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Kelley, Danny
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UH - Houston History Project. Kelley, Danny - Kelley transcript, 1 of 1. February 23, 2007. Special Collections, University of Houston Libraries. University of Houston Digital Library. Web. April 23, 2014. http://digital.lib.uh.edu/collection/houhistory/item/19/show/18.

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UH - Houston History Project. (February 23, 2007). Kelley, Danny - Kelley transcript, 1 of 1. Oral Histories from the Houston History Project. Special Collections, University of Houston Libraries. Retrieved from http://digital.lib.uh.edu/collection/houhistory/item/19/show/18

Disclaimer: This is a general citation for reference purposes. Please consult the most recent edition of your style manual for the proper formatting of the type of source you are citing. If the date given in the citation does not match the date on the digital item, use the more accurate date below the digital item.

UH - Houston History Project, Kelley, Danny - Kelley transcript, 1 of 1, February 23, 2007, Oral Histories from the Houston History Project, Special Collections, University of Houston Libraries, accessed April 23, 2014, http://digital.lib.uh.edu/collection/houhistory/item/19/show/18.

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Title Kelley, Danny
Creator (LCNAF)
  • UH - Houston History Project
Interviewer (LCNAF)
  • Hampton, Isaac, II
Date February 23, 2007
Subject.Topical (LCSH)
  • African American studies
Subject.Name (LCNAF)
  • Kelley, Danny, 1947-
Subject.Geographic (TGN)
  • Prairie View, Texas
Genre (AAT)
  • interviews
Language English
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  • audio/mp3
  • application/pdf
Original Item Location ID 2006-005, Box 11, HHA 00665
Original Collection Oral Histories - Houston History Project
Original Collection URL http://archon.lib.uh.edu/index.php?p=collections/controlcard&id=231
Digital Collection Oral Histories from the Houston History Project
Digital Collection URL http://digital.lib.uh.edu/collection/houhistory
Repository Special Collections, University of Houston Libraries
Repository URL http://info.lib.uh.edu/about/campus-libraries-collections/special-collections
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File name index.cpd
Item Description
Title Kelley transcript, 1 of 1
Date February 23, 2007
Original Collection Oral Histories – Houston History Project http://archon.lib.uh.edu/index.php?p=collections/controlcard&id=231
Repository Special Collections, University of Houston Libraries
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File name hhaoh_201207_285b.pdf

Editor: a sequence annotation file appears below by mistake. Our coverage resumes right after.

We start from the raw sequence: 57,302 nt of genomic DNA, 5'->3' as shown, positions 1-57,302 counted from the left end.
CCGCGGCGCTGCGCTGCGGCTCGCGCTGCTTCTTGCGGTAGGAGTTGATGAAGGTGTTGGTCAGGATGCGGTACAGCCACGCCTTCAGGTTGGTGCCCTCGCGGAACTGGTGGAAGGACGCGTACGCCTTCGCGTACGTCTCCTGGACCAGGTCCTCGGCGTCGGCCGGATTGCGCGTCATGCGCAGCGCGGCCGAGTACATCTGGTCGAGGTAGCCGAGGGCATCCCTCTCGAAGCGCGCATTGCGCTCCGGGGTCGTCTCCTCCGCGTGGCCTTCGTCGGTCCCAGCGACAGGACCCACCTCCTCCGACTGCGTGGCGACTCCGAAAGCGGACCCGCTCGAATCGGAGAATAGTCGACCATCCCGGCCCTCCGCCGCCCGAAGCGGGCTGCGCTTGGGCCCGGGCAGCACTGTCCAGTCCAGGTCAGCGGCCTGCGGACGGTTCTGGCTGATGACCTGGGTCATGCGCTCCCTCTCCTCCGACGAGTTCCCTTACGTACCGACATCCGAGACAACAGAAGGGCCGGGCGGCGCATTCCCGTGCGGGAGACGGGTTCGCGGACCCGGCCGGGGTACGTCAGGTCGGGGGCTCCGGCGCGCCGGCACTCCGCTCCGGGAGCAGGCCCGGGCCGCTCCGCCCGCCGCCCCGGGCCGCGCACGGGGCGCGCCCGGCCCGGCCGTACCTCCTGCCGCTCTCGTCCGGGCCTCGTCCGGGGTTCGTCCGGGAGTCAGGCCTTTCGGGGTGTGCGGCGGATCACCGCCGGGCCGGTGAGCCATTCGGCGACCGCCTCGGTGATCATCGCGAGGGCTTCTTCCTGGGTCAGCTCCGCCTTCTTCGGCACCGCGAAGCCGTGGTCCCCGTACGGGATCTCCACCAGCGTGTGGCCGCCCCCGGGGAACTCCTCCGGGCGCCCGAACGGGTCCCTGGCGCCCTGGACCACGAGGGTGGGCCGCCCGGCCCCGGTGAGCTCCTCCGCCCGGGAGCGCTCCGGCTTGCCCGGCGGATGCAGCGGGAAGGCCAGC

Transcript HHA# 00665 Page 1 of 19 Interviewee: Kelley, Danny Interview: February 23, 2007 University of Houston 1 Houston History Archives UNIVERSITY OF HOUSTON ORAL HISTORY OF HOUSTON PROJECT Interview with: Dr. Danny Kelley Interviewed by: Isaac Hampton II Date: February 23, 2007 Transcribed by: Suzanne Mascola Topic: Black Officers, Vietnam IH: Today is February 23, 2007. I am at Prairie View University. The interview is with Dr. Danny Kelly. Dr. Kelly, what is your date of birth? DK: 14 August 1947. IH: Where are you from originally? DK: Cameron, Texas. IH: Can you talk a little bit about your childhood and growing up and how you got to Prairie View? DK: Well, I am from a family of 5 children. My mother was a housewife. My dad was an employee of Alcor Aluminum Company in (inaudialbe), Texas which is just about 17 miles from Cameron. Cameron is a small town about a little better than 5,000 people who live there. Our high school at that time when I graduated was for the African American community and I graduated in 1965. I was valedictorian of my class. I came HHA# 00665 Page 2 of 19 Interviewee: Kelley, Danny Interview: February 23, 2007 University of Houston 2 Houston History Archives to Prairie View as a freshman in September of 1965 and graduated from Prairie View in 1969. My first two years at Prairie View, ROTC was compulsory so I opted to go into the advanced course my last 2 years and I was commissioned a lieutenant, second lieutenant in branch armor in 1969. Upon graduation, I went to graduate school at Peabody Conservatory at Johns Hopkins University in Baltimore and I received my master's degree there in 1971. Subsequent to that, I went on active duty, I spent 3 years. I was assigned to headquarters Department of the Army, Washington, D.C. That gets me up to leaving the Army, going back to graduate school, getting my doctorate and then coming here to Prairie View in 1978 to teach. IH: Can you talk about your experience a little bit during the PV ROTC, maybe some of the things that jumped out to you, like, for example, did any of your instructors comment about, you know, you were going into a white army or anything like that or certain things that would prepare you as a person of color going into an integrated system? DK: As I recollect, of course, that has been almost 40 years ago but I do not think that there was ever a big thing made out of the fact that I was an African American officer going into one that was predominantly non-African American. What was stressed repeatedly is that we had to be prepared to be officers in the Army and that we had to be prepared to meet troops if we needed them in combat situations. We had to be able to compete. The U.S. Army had to be able to complete globally with other armed forces across the world. And so, they were dedicated wholeheartedly to helping us to become HHA# 00665 Page 3 of 19 Interviewee: Kelley, Danny Interview: February 23, 2007 University of Houston 3 Houston History Archives officers, excellent officers, in the United States Army. Now, this required an awful lot of discipline. They monitored our class work. Of course, there were certain academic requirements in order to remain a member of the advanced course ROTC. They planned social activities for us. We were given a good dose of etiquette, much of it military etiquette. We were given military history. We, of course, had the summer session at Fort Sill, Oklahoma where we actually lived as soldiers in the Army, had leadership positions, we had physical training, we had all types of combat training and those types of things. So, it was a comprehensive education in the military that served me well once I went on active duty. IH: From your experience looking back, do you think that graduating from an HBCU gave you something that could not have been attained at a traditionally white ROTC program or OCS? DK: Probably so. I think one of the big advantages of attending and graduating from an HBCU is that you do develop a strong sense of history for the culture, African American culture. And while having attended one where predominantly at that time, at the time that I was a student here, the faculty was African American, having come from a small town where there were no African Americans who had professional degrees, M.D.s and Ph.D.s, I was overwhelmed to come to a community as small as Prairie View and every other professor I saw was Dr. So and So and Dr. So and So. So, there was a real substantial middle class here at Prairie View. I was immersed in one which was African American which I was not accustomed to in my small town. So, that was a real source of inspiration to me. I had real professional role models that I decided that I was really HHA# 00665 Page 4 of 19 Interviewee: Kelley, Danny Interview: February 23, 2007 University of Houston 4 Houston History Archives proud of myself, so I think that my inspiration to further my education was certainly enhanced by the 4 years I spent here at Prairie View in this environment. IH: During the mid to late 1960s and early 1970s, you were in school as a really young person. Can you talk about or describe . . . here you are as a black officer, or in the process of becoming one, and we have an unpopular war happening in Vietnam and you could possibly be maimed for life or die in Vietnam, while back here in the United States, we have the Black Power Movement and we have the Civil Rights going on. Did you ever have feelings of questioning like, man, why are we doing this? I mean, here it is, I am going to fight for this but I do not have equal rights as a person of color back in the United States. DK: Well, that certainly was an issue now and it still is an issue now when we look in terms of the international scene. One of the issues that I think was so prevalent then is that we were having troops, we were having Americans killed in Vietnam, we were spending billions of dollars in a war that, in the final analysis, did not mean that there was a military victory for the United States. There was not one for Vietnam. We just simply went to the table, signed the treaty that said it is over. And so, I think that that probably could have happened without all of the lives that were killed and, of course, with the Civil Rights Movement in this country during the time, there was an awful lot of consternation from our GIs who came back to the country and they fought over there in fox holes with those troops over there and there was no problem because they were faced with one objective and that is basically to win the war if possible and certainly to save HHA# 00665 Page 5 of 19 Interviewee: Kelley, Danny Interview: February 23, 2007 University of Houston 5 Houston History Archives their own lives. But once they came back to the United States, they did not have that type of lateral equality with the persons with whom they had fought. So, there were a lot of issues that had to be settled there. Then, of course, with the opposition to the war, I saw so many people who were able to desert the country, go to Canada and other countries in order to get out of doing military duty. I observed that it was very difficult for an African American to be granted conscientious objectiveship to the war. I had some white friends who, based on their religious convictions, were able to get this type of classification and not have to go to the military. So, I found that there were a disproportionate number of African Americans whose lives went over there, were put at risk and, of course, they were killed in Vietnam. So, there were lots of issues involved with our emphasis in this United States on the war in Vietnam in addition to what we were actually fighting here on our home front domestically. So, there were a lot of issues. So, I guess the final analysis was, you know, it really was not something that I think we should have been engaged in and in the final analysis, I am not sure it made a big difference for us in relationship to what we had put into it. IH: I see. O.K. And, I guess, looking at all of that - Civil Rights and Vietnam and the Black Power Movement - for figures like Martin Luther King and Malcolm X, who do you think that blacks most identified during that time period? DK: Martin Luther King and Malcolm X? It is very difficult. They were quite different in their approaches in a sense. Their objectives were the same. Martin Luther King dealt more with nonviolence and, you know, Malcolm X, was by any means, HHA# 00665 Page 6 of 19 Interviewee: Kelley, Danny Interview: February 23, 2007 University of Houston 6 Houston History Archives necessary. An eye for an eye, a tooth for a tooth, and that type of thing. I do not know which one really impressed the most because I think it was probably equally divided. And, of course, the legacy of Martin Luther King is a much more prominent one now because of the things he espoused -- the fact that he was more willing to go to the table and negotiate in order to get the things that he was looking for and ultimately, they both lost their lives probably as a result of the struggle that they were protagonists in, but I think it is probably 50/50. You found that the older, more conservative African Americans identified with Martin Luther King's views and the younger, more radical ones, probably identified with Malcolm X more. IH: Sometimes, unfortunately, with radicalism, it seems that Malcolm X embodied a more militant, masculine posture than Martin Luther King did. IH: As a black man coming up, I mean, even now, we have these issues of masculinity and proving our manhood. Did you feel, even though it was compulsory that you go into the ROTC program, did you feel that it was a right of passage or things that made you, hey, I am really becoming a man by being part of this? DK: Well, I do not know if that was an issue but I think that . . . I figured that we all had a military obligation to the country and there were many fronts that needed to be protected. Of course, so it was an obligation. I came up under the era of the draft so at 17 years old or 16, whatever it was at that time, you had to register. So, since that was woven into the fabric of our American culture, you did not think about it. You just went HHA# 00665 Page 7 of 19 Interviewee: Kelley, Danny Interview: February 23, 2007 University of Houston 7 Houston History Archives down to the Selective Service and you signed up and you knew that you were out there and if there was a war or need for it, you would have go to in the military. So, we did not really think about it. At least, I did not think about it as a rite of passage. Maybe had I become a Marine, maybe that would have been the case but just in the regular Army, you know, it was what I had to do, it was my duty, to go pay my dues to the country in terms of protecting it and when that is done, we are through with it. So, I do not know, I had a rather pedestrian, I guess, relationship with that but you know, it was what everyone had done and generations before me had done it so it was just my time to go and do that. So, that is really what . . . I took it, whatever the case may be. IH: I want to name a few, since we are still on the subject of masculinity, a few prominent figures, figures such as Mohammad Ali, Jim Brown, Hughey Newton, Tommy Smith in the 1968 Olympics. Which one of those figures, again, as a person back in the 1960s, represented a figure of masculinity to you and if not them, what figure did or organization? Your dad, uncle, something? Or something you wanted to emulate maybe? DK: Well, it is always a safe thing to say your dad. He was the breadwinner, our hero. I mean, you know, there are a lot of people who I guess it would have been admirable in terms of that aspect, a masculinity-type of thing and you really wanted to tailor your life after them but Muhammad Ali - great for what he did at that time. He was very outspoken. He paid the ultimate price not to go into the military but, of course, even then, as I felt now, his being released of that responsibility came from the fact that he had HHA# 00665 Page 8 of 19 Interviewee: Kelley, Danny Interview: February 23, 2007 University of Houston 8 Houston History Archives the money to get the type of assistance that he needed. The average American could not go through the court system and fight it but he was able to do it because he was able to sustain the costs of that. So, I am not sure that he was necessarily a role model. I think he was much more radical then than what we see now. I mean, you know, the old saying that yesterday is radical, today is conservative, just lets us know that we think of people in different lights than we did and people become different as they become older. So, you know, I had a lot of respect for a lot of people during that time. I think Martin Luther King was certainly admirable in many respects. Thurgood Marshall was, you know, a prominent figure during that time. Jesse Jackson was emerging at that time. Abernathy. They worked with Martin Luther King. I mean, there were a lot of people who really put their lives on the line -- the people who were really not concerned about the things that we are so concerned about now. Back in those days, you had the Freedom Riders. Those were the people, by today's standards, who had no homes, they had no jobs and so, you know, they went and they carried much of the weight of the Civil Rights Movement on their backs because they did not have things that they worried about moving. They did not have to worry about someone bombing their houses because they did not have them. So, they got on the buses, they had meals, they had housing and they had transportation. They saw parts of the country that they would never had seen had they not been involved in the process. So, there is an awful lot of admiration from me for those people who did not have to protect anything. They did not have to worry about, you know, if someone was going to gun down my mother, father, (inaudible.) They were just sort of out there and they were very, very important in terms of moving the movers. I admired those HHA# 00665 Page 9 of 19 Interviewee: Kelley, Danny Interview: February 23, 2007 University of Houston 9 Houston History Archives people then and I still do now because many of them sacrificed their lives for what we now many times take for granted. So, it was a combination of people. IH: You said you did some of your duty in Washington? DK: Yes, I did my entire military duty in Washington, D.C. IH: Can you talk about what that was like dealing with like your commanders and NCOs? DK: Well, being a junior officer assigned to headquarters Department of the Army in Washington, D.C., it is a privilege and quite a rare opportunity. When I went on active duty after having received my master's degree from Johns Hopkins which was 1971, the war was phased out right prior to receiving my master's degree. There were an excess of lieutenants going on active duty. So, they would only let lieutenants stay in. The new ones who were obligated such as I was could only stay in for 89 days which was 1 day short of being able to qualify for VA benefits. So, they called us active duty to training officers. So, we went in, you go in, they take you on active duty for that and then you would be released to the Reserves for 6 years or whatever it would be to do the rest of your obligation. But for you to go to the Office of Basic Corps, which I did and then, in the class, they would let 1% of the class which was maybe 75 people, compete for the privilege of staying on active duty if you wanted to. Well, the majority of them did not want to. I wanted to because I was getting married. I went on active duty in September HHA# 00665 Page 10 of 19 Interviewee: Kelley, Danny Interview: February 23, 2007 University of Houston 10 Houston History Archives and 2 weeks after, I was getting married. I needed a job. So, I had to compete in order to stay on active duty. And as a result of that, I was allowed to go on active duty for 3 years and they let me choose where I would like to be assigned. And so, I took in Washington, D.C. So, that is how I got to Washington. Normally, I would not have gotten that type of thing and I wanted to be in Washington so I could still study over in Baltimore. So, it was an experience to be in Washington as a lieutenant and I really did not experience an awful lot of relationship to me as an African American. I mean, you know, in Washington, D.C., there are so many generals there, so many whatever the case and everybody is passing each other on the street but it was really quite different than being on a post, where you could get pegged one way or the other. People like you or don't like you and give you opportunities or don't give them to you simply because of . . . Washington, you know, was just a melting pot. You were just one person on the streets and that type of thing. So, I mean, it was nothing to sit down at a table next to a table full of three star generals and just everybody goes, everybody stands in line, you do not have any of the hierarchy where there are places reserved for general officers in Washington. They stand at the bus stops just like (inaudible.) And when the line says this general can get on, nobody gets off the bus with them - they all just get in line and that type of thing. As a matter of fact, when I was there, periodically memos would come down saying that they noticed that general officers are not being saluted by NCOs, you know. All of a sudden, they are so common; you do not even notice them and that type of thing. Whereas, on a post, you know, that is a totally different type of thing. A general eats at a certain place; he has a driver in Washington, D.C. I was quite unusual because I was a lieutenant and I had an HHA# 00665 Page 11 of 19 Interviewee: Kelley, Danny Interview: February 23, 2007 University of Houston 11 Houston History Archives automobile and a driver assigned to me, sympathy cars. I commanded a postal unit that monitored mail at Dulles Airport. So, they did it 24 hours a day. So, in order to get the troops there, they had to have a car to transport them there, three shifts per day. So, being a lieutenant, it was really neat for me in Washington, D.C. because being a general officer in Washington, you could not have a car assigned to you unless you had three stars. So, one and two star generals, they could get a car but they had to call up and reserve it and those types of things. I had one. I had several general officers coming to me saying, "Lieutenant Kelley, can I use your car?" Naturally, I did not refuse them. So, that was quite a great experience. I worked for Lawnside Retired Military Officers. So, it was a great experience for me. I worked downtown Washington, D.C. in the _______ building, so it was quite different than having the usual experience which is a requirement for junior grade officers to be on the post and have (inaudible.) I was there in Washington, D.C. It was just a blessing. IH: Did you have any experience with racial tension during your career? DK: I really did not. I really, really did not. Perhaps there was some covert stuff but it just did not faze me. I never was a victim of that. IH: Did you have any problems with whites, like maybe this was their first experience having a person of color in a position of supervision, nothing like that?HHA# 00665 Page 12 of 19 Interviewee: Kelley, Danny Interview: February 23, 2007 University of Houston 12 Houston History Archives DK: I never experienced any of that. I was fortunate. The unit that I commanded maybe had 15 or 20 people in it and out of those; I only had maybe 2 African Americans. The rest of them were white. But they did not seem to have any problem with me and I did not have any problem with them. They did their job, I did my job and we parted and went on our ways. I just never experienced that. IH: During your free time - Washington, D.C. is a very cosmopolitan city - did you tend to socialize more with the whites or with the blacks and did they have then politically correct functions that you had to attend as an officer to stay in good standing? DK: Very few of them. Those that were put on . . . I was assigned to the Adjunct General's Office, so the Adjunct General of the Army would have certain military things and we were obligated to go to those. You had to go to those. But they were always fun affairs. It was no problem. My commanding officer at the Postal Service there also had those. The adjuvant general had his annual ball and we went to that. Since I was the only lieutenant assigned to the adjuvant general's office, I was given the privilege of giving the toast at the ball simply because I was the youngest officer there. So, I sat together with the adjuvant general and his wife. It was a good situation. But aside from the military aspect of it, there were many social events. Washington has a very active African American community so, you know, we socialized on that level exclusively with African Americans and our growth of our church experiences and many of the government workers there, I got to know them because I worked with them. So, they would have all types of activities and we were always involved in those. So, our social HHA# 00665 Page 13 of 19 Interviewee: Kelley, Danny Interview: February 23, 2007 University of Houston 13 Houston History Archives life did revolve around the African American community. What I was involved in as far as the military is concerned was of that nature. I did not have an African American officer as my supervisor the whole while I was there in the Army. IH: Concerning the promotion system, the OERs, the officer efficiency reports, do you feel that that was a fair system? DK: I think it was because, you know, you were evaluated by one officer and that was reviewed by another level. And so, I always received objective evaluations for my work when I was there. I think it is a good system. It is not just one person looking at you but actively two people looking at you and, you know, there is an endorsement like that, so I think that is a good way to do it. IH: Did you see any things in the promotion system that you felt needed attention that could make them even more effective or anything like that? DK: I did not. Of course, at the time I was there, to go from . . . I was in for 3 years and I went from first lieutenant to second lieutenant. Normally within 3 years, I could have become a captain but Congress backed that up and then it took just when I was ready to become a first lieutenant, it took me one more year to become first lieutenant. Man, I was ready to become a captain. It took one more year when I got out of the Army as a first lieutenant. So, at that level, it is fairly automatic if you do your job and your decent evaluations. The problem comes, of course, when you get (inaudible) and you HHA# 00665 Page 14 of 19 Interviewee: Kelley, Danny Interview: February 23, 2007 University of Houston 14 Houston History Archives become a major lieutenant colonel and colonel, then it is more of an issue about . . . they are much more of a stickler about that. But at the time I was in, if you spend the time in rank and you kept your nose clean, you could go from second lieutenant to first lieutenant with no problem, and then first lieutenant to captain. Now, once you go from captain to major, then it is a whole different type of thing. IH: So, the jump from captain to major, that is where it became a lot more subjective? DK: Yes, that is right. That type of a thing. IH: I guess depending if you have been . . . I had read some things that only Vietnam was your ticket punched, like if a person had served there, it could be more challenging. DK: Yes, that is true, and I think it is relatively the same way, you know. And then, as you go on up to a general officer, then, of course, my personal feeling is that the aspect of politics is much more involved. I think it is very difficult to become a general officer if you are not married for the simple reason that you have social events and you always need someone with you at that formal event. So, if you are up for general and you do not have a wife, it probably is very difficult to become a general officer. Now, if you are a widow, that is a different type thing. But there are so many functions where you have to have a someone with you, you just do not show up single handed, you have got to have an escort with you. So, you know, that is a real factor.HHA# 00665 Page 15 of 19 Interviewee: Kelley, Danny Interview: February 23, 2007 University of Houston 15 Houston History Archives IH: At that age, it might be hard to get a wife! DK: That's right. IH: Let me ask you, what strategies did you develop as an officer and professionally, and that would be right now, to become a professional leader and what type of mentors did you have, I mean, even if they were out of your command? Maybe Becton or somebody? I just threw that name out there. DK: Well, of course, I did not know General Becton very well. I knew his name and back in those days when he was still on active duty, he did not make a lot of trips here to the campus. I knew who he was, I knew he was the first general officer to have his roots in Prairie View and that type of thing. I think once I was in a restaurant and I saw General Chappie James who was an Air Force general, coming to the restaurant and I did not know who he was, I just looked at his shoulders and saw that he had two stars on at that time, then I found out who he was after that. And it was really something because he had such . . . he had chauffeured up, everybody was just waiting on him and that type of thing. It was sort of a neat thing. So, that type of an experience, I think that sort of shaped me and I was actually able to observe more general rank officers having been assigned to Washington, D.C. and colonels and lieutenant colonels than I would have anywhere else. So, that was a real source of inspiration for me, and I always thought it would be neat to be in a position where you could influence people, you know, and that HHA# 00665 Page 16 of 19 Interviewee: Kelley, Danny Interview: February 23, 2007 University of Houston 16 Houston History Archives sort of carried with me. When I got out of the Army, I knew I was not going to make a career out of the Army because I was not in music (?) so that really was not . . . I could not get into that. I enjoyed my job; I enjoyed the people I worked with. I went into the Army with a real appreciation for quality work. I had that instilled in me when I was in elementary school, by my parents. And so, that part of it was fine. A sense of urgency, being able to do what you needed to do and do it on time and do it well, those were types of character building traits that had really been instilled in me throughout my life. So, the Army was an opportunity for me to display much of which I had been taught in all those years. And to have that reinforced with people who obviously had a real good handle on that was really a great opportunity for me. And so, you know, being in Washington, just being able to see them, being able to talk to them, is really something. Then, about two years ago, there was a meeting that I attended in Alabama. It was the first gathering of African Americans, generals, and I went there as a dean to the meeting. It was something like 27 of them were there at that time. It was Army. It was unbelievable to see a gathering of so many of those retired and active duty in one spot, all African Americans, you know, and that sort of spurred me on, even at this age to say, hey, they are really out there, that it is really strengthening. So, you know, lots of ways. IH: That would be really the best thing to go to. From your experience, again, taking your military career and professional career into account as an educated professional looking back, what do you feel were the biggest problems in the military in relation to being a person of color during that era?HHA# 00665 Page 17 of 19 Interviewee: Kelley, Danny Interview: February 23, 2007 University of Houston 17 Houston History Archives DK: The biggest problems? IH: Yes, or challenges? DK: I don't know. I was sort of removed from a lot of that so I am not sure that I could really give an accurate response to that but I think, you know, from a comprehensive standpoint, the challenge is always out there as far as I am concerned of being in the military is separation from family, being transported at a moment's notice from your zone that you are comfortable in and having to go. That, to me, has always been an issue. And, of course, the fact is that at a moment's notice, your life can be put on the line. That has never changed in the military. That is from the Confederate days and the Union days of those armies up until now. And I think that, to me, is a challenge but that is the nature of the beast. That is what the military is all about - protecting the shores of this country. And I would imagine the military pretty well reflects what our society and America is all about. African Americans, we are still faced with the same type of things in the military, the same people, who are not in the military. African Americans are always having to prove that we really are as good as we say we are. We always have to validate our claims. I have to do that right now here at Prairie View, you know, that type of thing. So, that is a challenge that we are always faced with. Now, if other ethnicities feel the same way, I do not know but as an African American, that is something that we are constantly faced with wherever we are - if it is in the military or the corporate world, whatever the case may be, we have to produce students here who are going to have to get in a competitive world once they get out of here. You know, the challenges of the HHA# 00665 Page 18 of 19 Interviewee: Kelley, Danny Interview: February 23, 2007 University of Houston 18 Houston History Archives military are really no different than they are otherwise except the one that I started out in answer to this question - they separate you from family, the fact that your life could be on the line at the drop of a hat. The military is not democratic. They tell you what to do, you know, and then you have to do it. So, you do not have an opportunity to express yourself as an individual. You become part of an institution. IH: And, I guess kind of wrapping up, what do you feel people need to know about African Americans' military service during the Vietnam era that has not been told or written about, if anything? DK: I would imagine there are a lot of unsung heroes from that era. I would imagine there are a lot of African Americans who played vital parts in that conflict that we have never even heard of. We hear the disproportionate number of African Americans who lost their lives but we do not hear enough about the ones who did not lose their lives, who really made an impact on what that whole conflict was all about. And that is sort of the dilemma of African Americans in the history of this country. The story really needs to be told. And, you know, I don't know how many books - I haven't read any - I don't know how many books have been written on the role of the African American solider in the Vietnam conflict but I would imagine not a lot of them have been written. And, of course, it really is a responsibility of us as African Americans to really carry the torch. That is so important. The white man has written his history thoroughly to the point that he has included what he wants and he has excluded what he wants, and much of this that has been excluded has been relative to us as African Americans. So, it is really our HHA# 00665 Page 19 of 19 Interviewee: Kelley, Danny Interview: February 23, 2007 University of Houston 19 Houston History Archives responsibility to write the history of our people if it is going to be told properly and I think it is our responsibility. So, I think there is a lot out there that no one even knows went on and I think it is our responsibility to really hear about it. IH: And that is why I am here to get these stories. As far as the books written on blacks in Vietnam, I have read almost all of them and there is, not fiction but historical accounts, less than 17, and this war lasted basically from 1961 to 1973, and we had almost 8,000 African American deaths, 300,000 amputees, wounded, guys like that, you know, and the story has not been told. Only less than 20 books to tell all that. That is basically it. Thank you.